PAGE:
Why We Need Diversity in YA Literature

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As we close this out “I read YA” week, guest blogger Curtis L. Crisler explains why there’s still a great disparity when it comes to YA books for young black male readers. Crisler’s bestselling Dreamist: a mixed genre novel, is geared towards today’s youth, a unique genre-bending narrative of the life of one remarkable young man, Charles Malik Jacobs.

While the popularity of YA lit is at an all-time high, the number of books featuring protagonists of color remains extremely low. YALSA’s “Best Fiction for Young Adults 2014” shows that only 3% of characters in the books on their list were categorized as “Black.” Walter Dean Myers’ recent New York Times op-ed cites stats revealing that less than 3% of children’s books were about black people. The industry perception is that young black males are not reading, so fewer resources are put into publishing books for them. One could wonder as they browse any YA section and never see a young black male face on the cover if that has anything to do with it. Add to that the lack of subject matter that speaks to their experiences as young men of color in America. Through my work, I hope to continue to converse with young black male readers to reverse this trend. Dreamist is a universal coming-of-age narrative, but I believe it provides a rare glimpse into the mind of a young person of color, something I feel is lacking in today’s mainstream YA lit. In the words of my protagonist, Malik as he learns to overcome his fears about leaving his old life behind and creating a new life for himself:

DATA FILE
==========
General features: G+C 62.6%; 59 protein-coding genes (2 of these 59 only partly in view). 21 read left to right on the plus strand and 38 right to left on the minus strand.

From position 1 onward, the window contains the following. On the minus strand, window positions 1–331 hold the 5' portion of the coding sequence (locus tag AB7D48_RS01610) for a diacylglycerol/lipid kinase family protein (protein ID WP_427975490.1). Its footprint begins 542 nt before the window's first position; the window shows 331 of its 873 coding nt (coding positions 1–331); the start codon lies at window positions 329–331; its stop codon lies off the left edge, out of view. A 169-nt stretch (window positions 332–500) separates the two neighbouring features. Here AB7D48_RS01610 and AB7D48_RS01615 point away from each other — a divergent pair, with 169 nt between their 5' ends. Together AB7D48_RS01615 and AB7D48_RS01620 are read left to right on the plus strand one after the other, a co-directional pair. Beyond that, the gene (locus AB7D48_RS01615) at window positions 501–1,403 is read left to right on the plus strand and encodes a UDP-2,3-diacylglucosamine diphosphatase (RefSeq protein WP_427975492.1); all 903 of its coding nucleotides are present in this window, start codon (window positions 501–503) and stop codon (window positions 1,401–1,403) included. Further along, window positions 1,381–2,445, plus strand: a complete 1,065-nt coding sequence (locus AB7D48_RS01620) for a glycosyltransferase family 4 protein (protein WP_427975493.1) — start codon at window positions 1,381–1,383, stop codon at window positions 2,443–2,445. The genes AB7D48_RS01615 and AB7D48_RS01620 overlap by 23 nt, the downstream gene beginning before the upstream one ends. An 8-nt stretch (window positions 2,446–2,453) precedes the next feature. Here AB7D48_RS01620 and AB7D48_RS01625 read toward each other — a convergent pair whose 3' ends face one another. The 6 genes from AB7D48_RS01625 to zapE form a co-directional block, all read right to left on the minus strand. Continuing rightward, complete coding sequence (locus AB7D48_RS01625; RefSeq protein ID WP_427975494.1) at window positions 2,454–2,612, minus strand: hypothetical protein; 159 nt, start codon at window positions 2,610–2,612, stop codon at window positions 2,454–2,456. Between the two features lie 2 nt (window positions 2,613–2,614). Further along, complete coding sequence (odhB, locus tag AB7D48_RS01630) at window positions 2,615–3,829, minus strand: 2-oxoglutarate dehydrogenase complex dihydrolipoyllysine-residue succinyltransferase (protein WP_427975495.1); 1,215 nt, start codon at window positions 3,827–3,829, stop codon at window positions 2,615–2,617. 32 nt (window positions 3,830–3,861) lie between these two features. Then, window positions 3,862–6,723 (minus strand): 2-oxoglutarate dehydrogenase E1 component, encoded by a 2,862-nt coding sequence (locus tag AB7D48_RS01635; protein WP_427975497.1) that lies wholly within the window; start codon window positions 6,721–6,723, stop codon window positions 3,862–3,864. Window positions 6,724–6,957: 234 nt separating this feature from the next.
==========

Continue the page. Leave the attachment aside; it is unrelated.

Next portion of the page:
“There is nothing fading away in my life. Everything is becoming better, newer. I see beyond the fear. I accept my responsibilities. For change is change.”

I believe that readers of color should see themselves living and breathing in the books that they read, and not just as wise or wily character sketches, but as fully developed protagonists and main characters. The future of YA lit is promising, indeed, but there’s a greater promise yet to be fulfilled.

Curtis L. Crisler is the author of Tough Boy Sonatas (winner of the Eric Hoffer Award) and two other books, Pulling Scabs and WONDERKINDa poetry collection on the musical genius of Stevie Wonder. A Cave Canem Fellow and Pushcart Prize nominee, Crisler is an assistant professor of English at Indiana University Purdue University Fort Wayne. He will be featured this fall as the “Future of African American Poetry” during Furious Flower’s decennial celebration at James Madison University.

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